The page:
Turkey’s Culture Ministry in pursuit of ‘stolen’ ancient Quran
The ministry has been trying to get back the Quran, which was sent to a museum in the western province of Bursa from Istanbul’s Topkapı Palace in 1964.
But the Quran was later stolen and added to a private collection.
The Quran, which had been received by an unidentified person from Topkapı Palace in 1964, was sent with the permission of the ministry to then new Islamic Arts Museum in the northwestern province of Bursa in 1964.
After 24 years, in 1988, officials at the Bursa museum realized that the Quran was not there.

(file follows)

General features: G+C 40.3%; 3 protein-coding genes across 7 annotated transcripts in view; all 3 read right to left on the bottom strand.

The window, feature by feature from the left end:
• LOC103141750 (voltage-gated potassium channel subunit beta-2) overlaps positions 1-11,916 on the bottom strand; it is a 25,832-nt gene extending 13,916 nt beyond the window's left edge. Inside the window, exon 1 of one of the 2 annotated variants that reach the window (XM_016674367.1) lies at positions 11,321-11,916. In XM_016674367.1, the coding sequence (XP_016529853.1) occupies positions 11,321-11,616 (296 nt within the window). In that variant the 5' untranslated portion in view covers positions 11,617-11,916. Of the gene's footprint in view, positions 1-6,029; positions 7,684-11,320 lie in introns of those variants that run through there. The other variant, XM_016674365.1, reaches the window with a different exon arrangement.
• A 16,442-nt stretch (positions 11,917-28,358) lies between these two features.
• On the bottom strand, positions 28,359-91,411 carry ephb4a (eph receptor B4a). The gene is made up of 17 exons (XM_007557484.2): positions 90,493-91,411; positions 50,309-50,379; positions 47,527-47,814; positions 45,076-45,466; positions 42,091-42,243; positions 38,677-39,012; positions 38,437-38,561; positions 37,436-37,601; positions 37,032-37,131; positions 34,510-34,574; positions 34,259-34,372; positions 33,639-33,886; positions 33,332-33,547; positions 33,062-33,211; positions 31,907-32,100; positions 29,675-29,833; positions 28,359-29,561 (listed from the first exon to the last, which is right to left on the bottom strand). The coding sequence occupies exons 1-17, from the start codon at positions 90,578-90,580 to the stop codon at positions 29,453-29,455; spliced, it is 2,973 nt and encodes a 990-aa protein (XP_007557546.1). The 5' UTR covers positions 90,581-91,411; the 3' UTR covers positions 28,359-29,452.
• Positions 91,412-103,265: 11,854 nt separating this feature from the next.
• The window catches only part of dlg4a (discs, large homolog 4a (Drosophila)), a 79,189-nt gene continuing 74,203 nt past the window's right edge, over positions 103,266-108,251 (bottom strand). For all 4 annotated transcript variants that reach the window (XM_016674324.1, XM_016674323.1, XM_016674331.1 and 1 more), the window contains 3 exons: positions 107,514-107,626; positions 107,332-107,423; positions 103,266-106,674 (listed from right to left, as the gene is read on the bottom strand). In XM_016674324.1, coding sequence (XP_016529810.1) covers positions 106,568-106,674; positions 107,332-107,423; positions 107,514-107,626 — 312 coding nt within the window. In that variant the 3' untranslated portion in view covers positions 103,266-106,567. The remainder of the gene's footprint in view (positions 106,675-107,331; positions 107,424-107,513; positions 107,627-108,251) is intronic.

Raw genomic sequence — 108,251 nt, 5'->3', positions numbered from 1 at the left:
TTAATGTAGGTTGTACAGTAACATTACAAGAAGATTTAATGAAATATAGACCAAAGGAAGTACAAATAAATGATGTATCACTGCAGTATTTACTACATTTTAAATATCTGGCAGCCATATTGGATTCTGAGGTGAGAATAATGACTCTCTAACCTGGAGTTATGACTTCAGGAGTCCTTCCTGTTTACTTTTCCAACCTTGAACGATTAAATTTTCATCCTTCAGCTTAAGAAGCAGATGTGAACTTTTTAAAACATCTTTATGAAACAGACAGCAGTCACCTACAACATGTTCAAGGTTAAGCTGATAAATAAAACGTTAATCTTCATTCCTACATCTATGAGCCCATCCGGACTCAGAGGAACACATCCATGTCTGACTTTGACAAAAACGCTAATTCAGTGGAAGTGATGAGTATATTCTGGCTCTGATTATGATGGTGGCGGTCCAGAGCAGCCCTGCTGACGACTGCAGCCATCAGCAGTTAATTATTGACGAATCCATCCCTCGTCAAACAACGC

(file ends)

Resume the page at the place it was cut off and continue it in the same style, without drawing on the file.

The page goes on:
It was later revealed that the Quran had been taken from the museum and added to the private collection.
The ministry had opened an investigation into the officials responsible for the disappearance.
After the investigation, it was decided that the responsible officials would pay a fine worth the value of the Quran to the museum. In 1991, when Topkapı Palace found out that the Quran was held by a calligraphy collector, named Ziya Aydın, it filed a lawsuit.
The ministry had wanted those responsible to pay the fine, but a court had rejected the request on status of limitations grounds in 1996.
The Culture Ministry has recently brought many smuggled artifacts back home. Now, it seeks the return of the priceless holy book.